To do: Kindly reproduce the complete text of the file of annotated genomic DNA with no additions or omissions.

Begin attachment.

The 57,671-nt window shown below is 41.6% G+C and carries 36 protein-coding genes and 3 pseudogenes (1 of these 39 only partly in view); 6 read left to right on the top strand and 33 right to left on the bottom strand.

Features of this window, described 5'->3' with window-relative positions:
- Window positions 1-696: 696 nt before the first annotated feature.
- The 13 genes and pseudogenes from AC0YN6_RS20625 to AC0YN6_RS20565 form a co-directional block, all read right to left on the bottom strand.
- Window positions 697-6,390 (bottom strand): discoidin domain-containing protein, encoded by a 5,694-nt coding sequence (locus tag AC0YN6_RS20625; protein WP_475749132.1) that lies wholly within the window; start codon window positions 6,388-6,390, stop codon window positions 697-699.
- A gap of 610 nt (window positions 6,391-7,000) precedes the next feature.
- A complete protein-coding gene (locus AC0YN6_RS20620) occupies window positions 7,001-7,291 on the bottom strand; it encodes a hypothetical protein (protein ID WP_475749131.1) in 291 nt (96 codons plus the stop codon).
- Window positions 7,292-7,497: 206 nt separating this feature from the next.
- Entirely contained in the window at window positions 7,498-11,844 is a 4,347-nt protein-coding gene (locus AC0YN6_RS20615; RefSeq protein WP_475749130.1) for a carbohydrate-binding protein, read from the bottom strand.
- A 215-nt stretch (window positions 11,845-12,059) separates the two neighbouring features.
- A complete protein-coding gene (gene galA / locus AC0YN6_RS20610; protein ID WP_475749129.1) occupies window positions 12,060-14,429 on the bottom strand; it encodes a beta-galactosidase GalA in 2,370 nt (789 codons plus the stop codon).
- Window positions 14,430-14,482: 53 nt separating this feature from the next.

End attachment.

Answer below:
The 57,671-nt window shown below is 41.6% G+C and carries 36 protein-coding genes and 3 pseudogenes (1 of these 39 only partly in view); 6 read left to right on the top strand and 33 right to left on the bottom strand.

Features of this window, described 5'->3' with window-relative positions:
- Window positions 1-696: 696 nt before the first annotated feature.
- The 13 genes and pseudogenes from AC0YN6_RS20625 to AC0YN6_RS20565 form a co-directional block, all read right to left on the bottom strand.
- Window positions 697-6,390 (bottom strand): discoidin domain-containing protein, encoded by a 5,694-nt coding sequence (locus tag AC0YN6_RS20625; protein WP_475749132.1) that lies wholly within the window; start codon window positions 6,388-6,390, stop codon window positions 697-699.
- A gap of 610 nt (window positions 6,391-7,000) precedes the next feature.
- A complete protein-coding gene (locus AC0YN6_RS20620) occupies window positions 7,001-7,291 on the bottom strand; it encodes a hypothetical protein (protein ID WP_475749131.1) in 291 nt (96 codons plus the stop codon).
- Window positions 7,292-7,497: 206 nt separating this feature from the next.
- Entirely contained in the window at window positions 7,498-11,844 is a 4,347-nt protein-coding gene (locus AC0YN6_RS20615; RefSeq protein WP_475749130.1) for a carbohydrate-binding protein, read from the bottom strand.
- A 215-nt stretch (window positions 11,845-12,059) separates the two neighbouring features.
- A complete protein-coding gene (gene galA / locus AC0YN6_RS20610; protein ID WP_475749129.1) occupies window positions 12,060-14,429 on the bottom strand; it encodes a beta-galactosidase GalA in 2,370 nt (789 codons plus the stop codon).
- Window positions 14,430-14,482: 53 nt separating this feature from the next.